One of my favourite theatre experiences was getting to return to the role of Victor McGowan in The McGowan Trilogy when the show transferred from New York to England in 2015. Why was it so special? Well, there’s many reasons:
Discovering a new mentor. I was hugely lucky in that while in Sussex, I was hosted by the wonderful actress Caroline Blakiston, of Star Wars and Poldark fame. I had the utter joy of staying up late many nights listening to Caro’s wonderful stories about working with Laurence Olivier and being the first English actress to play Chekhov in Russia – in Russian! I loved her suggestions on the value of ginger cake, growing your own veggies and the dancing feet of Zinedine Zidane; and her brilliant arguments why female actors should relish being called “actresses” and never accept merely being called an actor. I will never forget seeing my wife Anna literally sitting at Caro’s feet taking in her wisdom, two marvelous actresses of different generations in communion. Caro is now a great friend and mentor, and an incredible example of someone who continues to relish theatre into her 80’s.
Being part of the first show at a new venue, our production marking the debut of the new Kino Teatr in St. Leonard’s-on-Sea. Kino is an utterly gorgeous converted Victorian cinema with a vast wide stage, restored brickwork and luxurious seating fronted by lush armchairs, and it includes an elegant cafe, bar and a multilevel working gallery packed with Eastern European art. The dream creation of Olga Mamonova and Russell Baker, I was hugely proud to be part of opening this wondrous new space (even if the builders were perilously close to not finishing on time and we had to give up one rehearsal afternoon due to inability to compete with the sound of drilling!)
Getting interviewed by the BBC for the first time!
Seeing how the same play was approached in different ways by American and British actors. How New York actors dig deep with their Actor’s Studio-influenced training until they are motivationally satisfied – so they can play – while British actors bring a range of drama school-fortified technique to addressing the practical challenges of the storytelling – so they can play. Fascinating to be in the middle of. I also got to see how a play sometimes brought up the exact same challenges for actors from both sides of the pond, such as the trickiness of learning lines when your character has Alzheimer’s and many of your lines are effectively non-sequiturs — something both actresses who played the part of May wrestled with and overcame.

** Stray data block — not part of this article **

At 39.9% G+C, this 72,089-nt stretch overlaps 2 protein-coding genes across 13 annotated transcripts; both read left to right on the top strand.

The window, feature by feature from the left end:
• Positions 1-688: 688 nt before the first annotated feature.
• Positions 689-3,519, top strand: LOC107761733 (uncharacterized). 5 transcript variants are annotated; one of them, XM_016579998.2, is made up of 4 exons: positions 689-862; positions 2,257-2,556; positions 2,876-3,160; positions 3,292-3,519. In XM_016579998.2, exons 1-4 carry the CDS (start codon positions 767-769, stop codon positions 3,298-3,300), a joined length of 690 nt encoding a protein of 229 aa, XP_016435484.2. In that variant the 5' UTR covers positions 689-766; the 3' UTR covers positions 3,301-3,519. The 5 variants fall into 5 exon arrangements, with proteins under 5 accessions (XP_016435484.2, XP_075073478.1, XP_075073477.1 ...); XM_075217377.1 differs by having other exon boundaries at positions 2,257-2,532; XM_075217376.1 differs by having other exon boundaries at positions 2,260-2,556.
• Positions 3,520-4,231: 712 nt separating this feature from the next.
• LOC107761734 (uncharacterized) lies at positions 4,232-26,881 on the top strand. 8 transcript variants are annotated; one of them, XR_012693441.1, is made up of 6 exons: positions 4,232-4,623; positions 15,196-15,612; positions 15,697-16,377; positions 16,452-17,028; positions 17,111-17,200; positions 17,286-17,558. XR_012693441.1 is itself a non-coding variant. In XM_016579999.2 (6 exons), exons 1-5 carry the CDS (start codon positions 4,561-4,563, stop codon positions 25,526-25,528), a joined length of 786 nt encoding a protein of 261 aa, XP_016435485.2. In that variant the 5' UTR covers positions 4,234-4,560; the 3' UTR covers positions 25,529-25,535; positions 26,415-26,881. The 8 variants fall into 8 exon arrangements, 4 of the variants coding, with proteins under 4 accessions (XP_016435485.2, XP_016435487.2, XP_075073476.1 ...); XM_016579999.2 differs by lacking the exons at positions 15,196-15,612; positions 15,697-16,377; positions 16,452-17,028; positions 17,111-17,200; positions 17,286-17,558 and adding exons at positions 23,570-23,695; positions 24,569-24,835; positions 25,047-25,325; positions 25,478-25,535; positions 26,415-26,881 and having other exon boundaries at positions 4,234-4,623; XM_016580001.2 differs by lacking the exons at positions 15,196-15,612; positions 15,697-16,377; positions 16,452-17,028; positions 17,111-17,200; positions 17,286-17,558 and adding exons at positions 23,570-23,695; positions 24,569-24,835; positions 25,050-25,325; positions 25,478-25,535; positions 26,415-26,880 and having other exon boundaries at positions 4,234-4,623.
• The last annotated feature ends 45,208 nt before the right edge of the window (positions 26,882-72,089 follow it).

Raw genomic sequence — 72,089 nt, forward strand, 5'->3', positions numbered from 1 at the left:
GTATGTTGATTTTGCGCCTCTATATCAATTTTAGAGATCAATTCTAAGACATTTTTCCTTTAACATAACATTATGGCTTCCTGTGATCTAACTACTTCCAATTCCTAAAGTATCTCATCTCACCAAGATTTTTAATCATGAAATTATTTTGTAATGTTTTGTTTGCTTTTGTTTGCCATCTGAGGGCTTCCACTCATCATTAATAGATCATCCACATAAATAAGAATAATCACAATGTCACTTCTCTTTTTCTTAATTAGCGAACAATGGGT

Risk. Saying the line, “Victor shot Brits in the head” … while pointing a gun at an audience of British people … and getting a huge laugh!
Spending the summer in an English seaside town – I have so many lovely memories of taking naps on the stony beach after a long day’s rehearsal to the sound of rushing waves, of delicious cakes that cost less than a pound from the high street bakery delivered by a squad of no-nonsense ladies with arms coated in flour, of a night out for my birthday that was memorably taken over by a raucous sunlit pub quiz (and too many pints of bitter).
Having the experience of being called back to the stage by demanding applause. On our last night, we took our curtain call before a full house and thunderous applause, and after taking our bows, marched down the aisle and off stage. Out in the lobby, the cast naturally found ourselves in a group hug, a huddle, where we were patting each other’s backs and congratulating each other and saying how great it had been to work together … when suddenly we realized … they were still applauding inside! We had been off-stage for a number of minutes … and they were still applauding! Rather dumbstruck, I stumbled back down the aisle to the stage, where the audience elevated their applause again. I was genuinely stunned, I was seeing stars. But somehow we managed to re-form our line and take another bow. Wow. Still makes the hairs stand up on the back of my neck thinking about it.
But more than anything else, I think what made that show one of my favourite theatre experiences was one moment near the end of our trip. One night after another hit performance of the show, I was having a quiet pint with the cast and crew, when on my way to the bar, I was stopped by a beaming man, with glistening bright eyes and a smile big enough to light up London. He gently took my arm and said, “Thank you for bringing culture to our town.” Then without saying more, he smiled and walked away, before I could even reply. I knew in that moment, even more than all the good times I had had on this adventure, I had made someone else’s life better through theatre. What more could I ever ask for?